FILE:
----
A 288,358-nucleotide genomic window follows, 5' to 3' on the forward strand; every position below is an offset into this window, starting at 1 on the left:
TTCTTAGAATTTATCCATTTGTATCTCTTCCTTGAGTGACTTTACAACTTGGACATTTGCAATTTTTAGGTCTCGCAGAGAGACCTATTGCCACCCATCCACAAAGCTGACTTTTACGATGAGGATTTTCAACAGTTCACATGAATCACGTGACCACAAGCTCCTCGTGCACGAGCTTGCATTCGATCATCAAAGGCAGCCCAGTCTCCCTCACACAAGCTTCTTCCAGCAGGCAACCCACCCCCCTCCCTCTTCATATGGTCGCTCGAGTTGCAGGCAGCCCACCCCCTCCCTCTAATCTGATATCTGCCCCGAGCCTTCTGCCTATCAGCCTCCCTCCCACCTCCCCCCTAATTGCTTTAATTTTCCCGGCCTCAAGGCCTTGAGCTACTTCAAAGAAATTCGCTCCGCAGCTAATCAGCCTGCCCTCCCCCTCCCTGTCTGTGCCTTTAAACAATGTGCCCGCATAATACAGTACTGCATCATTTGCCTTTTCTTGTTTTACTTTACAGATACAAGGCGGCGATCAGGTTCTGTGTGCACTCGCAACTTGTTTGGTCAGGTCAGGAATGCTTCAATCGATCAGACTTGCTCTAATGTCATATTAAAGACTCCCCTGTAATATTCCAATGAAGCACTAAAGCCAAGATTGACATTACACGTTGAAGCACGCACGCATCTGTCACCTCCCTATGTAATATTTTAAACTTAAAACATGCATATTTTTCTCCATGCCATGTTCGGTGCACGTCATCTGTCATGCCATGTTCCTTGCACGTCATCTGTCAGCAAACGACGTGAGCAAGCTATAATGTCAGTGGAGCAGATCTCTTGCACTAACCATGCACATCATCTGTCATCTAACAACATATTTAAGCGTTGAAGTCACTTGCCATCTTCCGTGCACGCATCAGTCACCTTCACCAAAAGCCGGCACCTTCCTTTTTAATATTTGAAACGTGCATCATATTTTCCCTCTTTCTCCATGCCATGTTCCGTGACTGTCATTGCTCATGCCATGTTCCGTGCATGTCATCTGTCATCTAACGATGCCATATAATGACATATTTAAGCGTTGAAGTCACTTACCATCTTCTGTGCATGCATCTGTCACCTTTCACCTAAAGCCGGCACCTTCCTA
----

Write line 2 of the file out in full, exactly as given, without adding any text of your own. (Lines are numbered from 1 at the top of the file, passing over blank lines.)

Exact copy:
TTCTTAGAATTTATCCATTTGTATCTCTTCCTTGAGTGACTTTACAACTTGGACATTTGCAATTTTTAGGTCTCGCAGAGAGACCTATTGCCACCCATCCACAAAGCTGACTTTTACGATGAGGATTTTCAACAGTTCACATGAATCACGTGACCACAAGCTCCTCGTGCACGAGCTTGCATTCGATCATCAAAGGCAGCCCAGTCTCCCTCACACAAGCTTCTTCCAGCAGGCAACCCACCCCCCTCCCTCTTCATATGGTCGCTCGAGTTGCAGGCAGCCCACCCCCTCCCTCTAATCTGATATCTGCCCCGAGCCTTCTGCCTATCAGCCTCCCTCCCACCTCCCCCCTAATTGCTTTAATTTTCCCGGCCTCAAGGCCTTGAGCTACTTCAAAGAAATTCGCTCCGCAGCTAATCAGCCTGCCCTCCCCCTCCCTGTCTGTGCCTTTAAACAATGTGCCCGCATAATACAGTACTGCATCATTTGCCTTTTCTTGTTTTACTTTACAGATACAAGGCGGCGATCAGGTTCTGTGTGCACTCGCAACTTGTTTGGTCAGGTCAGGAATGCTTCAATCGATCAGACTTGCTCTAATGTCATATTAAAGACTCCCCTGTAATATTCCAATGAAGCACTAAAGCCAAGATTGACATTACACGTTGAAGCACGCACGCATCTGTCACCTCCCTATGTAATATTTTAAACTTAAAACATGCATATTTTTCTCCATGCCATGTTCGGTGCACGTCATCTGTCATGCCATGTTCCTTGCACGTCATCTGTCAGCAAACGACGTGAGCAAGCTATAATGTCAGTGGAGCAGATCTCTTGCACTAACCATGCACATCATCTGTCATCTAACAACATATTTAAGCGTTGAAGTCACTTGCCATCTTCCGTGCACGCATCAGTCACCTTCACCAAAAGCCGGCACCTTCCTTTTTAATATTTGAAACGTGCATCATATTTTCCCTCTTTCTCCATGCCATGTTCCGTGACTGTCATTGCTCATGCCATGTTCCGTGCATGTCATCTGTCATCTAACGATGCCATATAATGACATATTTAAGCGTTGAAGTCACTTACCATCTTCTGTGCATGCATCTGTCACCTTTCACCTAAAGCCGGCACCTTCCTA